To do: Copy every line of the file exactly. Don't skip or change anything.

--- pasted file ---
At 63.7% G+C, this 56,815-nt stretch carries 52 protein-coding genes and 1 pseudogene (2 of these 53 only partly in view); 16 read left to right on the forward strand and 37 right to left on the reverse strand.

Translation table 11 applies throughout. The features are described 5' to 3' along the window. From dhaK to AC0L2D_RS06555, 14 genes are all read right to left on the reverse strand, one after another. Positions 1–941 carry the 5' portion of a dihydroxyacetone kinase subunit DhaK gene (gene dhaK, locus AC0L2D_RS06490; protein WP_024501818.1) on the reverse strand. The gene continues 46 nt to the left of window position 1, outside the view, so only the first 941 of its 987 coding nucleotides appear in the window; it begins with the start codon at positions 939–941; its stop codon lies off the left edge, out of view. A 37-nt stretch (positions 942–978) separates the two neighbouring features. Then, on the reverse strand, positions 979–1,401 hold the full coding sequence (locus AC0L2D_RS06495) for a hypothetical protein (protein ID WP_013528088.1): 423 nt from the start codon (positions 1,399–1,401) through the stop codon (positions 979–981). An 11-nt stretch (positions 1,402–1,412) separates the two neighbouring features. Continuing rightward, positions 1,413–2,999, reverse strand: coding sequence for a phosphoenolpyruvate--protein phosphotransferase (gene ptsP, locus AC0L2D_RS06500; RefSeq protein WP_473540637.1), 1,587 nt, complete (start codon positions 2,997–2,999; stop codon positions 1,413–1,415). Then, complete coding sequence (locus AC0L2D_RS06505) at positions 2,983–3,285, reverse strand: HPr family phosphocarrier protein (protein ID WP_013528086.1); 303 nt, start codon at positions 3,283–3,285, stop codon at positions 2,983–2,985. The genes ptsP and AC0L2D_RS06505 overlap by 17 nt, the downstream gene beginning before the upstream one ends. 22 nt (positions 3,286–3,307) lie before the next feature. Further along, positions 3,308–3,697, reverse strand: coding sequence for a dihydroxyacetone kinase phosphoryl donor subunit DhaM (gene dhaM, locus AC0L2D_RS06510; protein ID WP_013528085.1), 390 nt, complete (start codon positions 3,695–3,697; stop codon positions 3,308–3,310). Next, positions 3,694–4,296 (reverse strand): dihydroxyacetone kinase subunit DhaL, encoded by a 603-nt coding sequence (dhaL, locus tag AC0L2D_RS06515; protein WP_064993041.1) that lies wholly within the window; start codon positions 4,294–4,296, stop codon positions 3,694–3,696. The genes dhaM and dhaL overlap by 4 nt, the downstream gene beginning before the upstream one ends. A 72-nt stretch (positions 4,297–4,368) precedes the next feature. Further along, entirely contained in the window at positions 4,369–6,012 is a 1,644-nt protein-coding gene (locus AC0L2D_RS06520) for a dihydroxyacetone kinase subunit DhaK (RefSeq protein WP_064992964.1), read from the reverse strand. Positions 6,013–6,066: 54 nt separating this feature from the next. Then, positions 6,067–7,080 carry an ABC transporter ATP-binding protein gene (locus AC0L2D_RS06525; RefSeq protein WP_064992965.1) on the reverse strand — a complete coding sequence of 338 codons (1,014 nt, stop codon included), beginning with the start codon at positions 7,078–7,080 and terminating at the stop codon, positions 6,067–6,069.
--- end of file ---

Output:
At 63.7% G+C, this 56,815-nt stretch carries 52 protein-coding genes and 1 pseudogene (2 of these 53 only partly in view); 16 read left to right on the forward strand and 37 right to left on the reverse strand.

Translation table 11 applies throughout. The features are described 5' to 3' along the window. From dhaK to AC0L2D_RS06555, 14 genes are all read right to left on the reverse strand, one after another. Positions 1–941 carry the 5' portion of a dihydroxyacetone kinase subunit DhaK gene (gene dhaK, locus AC0L2D_RS06490; protein WP_024501818.1) on the reverse strand. The gene continues 46 nt to the left of window position 1, outside the view, so only the first 941 of its 987 coding nucleotides appear in the window; it begins with the start codon at positions 939–941; its stop codon lies off the left edge, out of view. A 37-nt stretch (positions 942–978) separates the two neighbouring features. Then, on the reverse strand, positions 979–1,401 hold the full coding sequence (locus AC0L2D_RS06495) for a hypothetical protein (protein ID WP_013528088.1): 423 nt from the start codon (positions 1,399–1,401) through the stop codon (positions 979–981). An 11-nt stretch (positions 1,402–1,412) separates the two neighbouring features. Continuing rightward, positions 1,413–2,999, reverse strand: coding sequence for a phosphoenolpyruvate--protein phosphotransferase (gene ptsP, locus AC0L2D_RS06500; RefSeq protein WP_473540637.1), 1,587 nt, complete (start codon positions 2,997–2,999; stop codon positions 1,413–1,415). Then, complete coding sequence (locus AC0L2D_RS06505) at positions 2,983–3,285, reverse strand: HPr family phosphocarrier protein (protein ID WP_013528086.1); 303 nt, start codon at positions 3,283–3,285, stop codon at positions 2,983–2,985. The genes ptsP and AC0L2D_RS06505 overlap by 17 nt, the downstream gene beginning before the upstream one ends. 22 nt (positions 3,286–3,307) lie before the next feature. Further along, positions 3,308–3,697, reverse strand: coding sequence for a dihydroxyacetone kinase phosphoryl donor subunit DhaM (gene dhaM, locus AC0L2D_RS06510; protein ID WP_013528085.1), 390 nt, complete (start codon positions 3,695–3,697; stop codon positions 3,308–3,310). Next, positions 3,694–4,296 (reverse strand): dihydroxyacetone kinase subunit DhaL, encoded by a 603-nt coding sequence (dhaL, locus tag AC0L2D_RS06515; protein WP_064993041.1) that lies wholly within the window; start codon positions 4,294–4,296, stop codon positions 3,694–3,696. The genes dhaM and dhaL overlap by 4 nt, the downstream gene beginning before the upstream one ends. A 72-nt stretch (positions 4,297–4,368) precedes the next feature. Further along, entirely contained in the window at positions 4,369–6,012 is a 1,644-nt protein-coding gene (locus AC0L2D_RS06520) for a dihydroxyacetone kinase subunit DhaK (RefSeq protein WP_064992964.1), read from the reverse strand. Positions 6,013–6,066: 54 nt separating this feature from the next. Then, positions 6,067–7,080 carry an ABC transporter ATP-binding protein gene (locus AC0L2D_RS06525; RefSeq protein WP_064992965.1) on the reverse strand — a complete coding sequence of 338 codons (1,014 nt, stop codon included), beginning with the start codon at positions 7,078–7,080 and terminating at the stop codon, positions 6,067–6,069.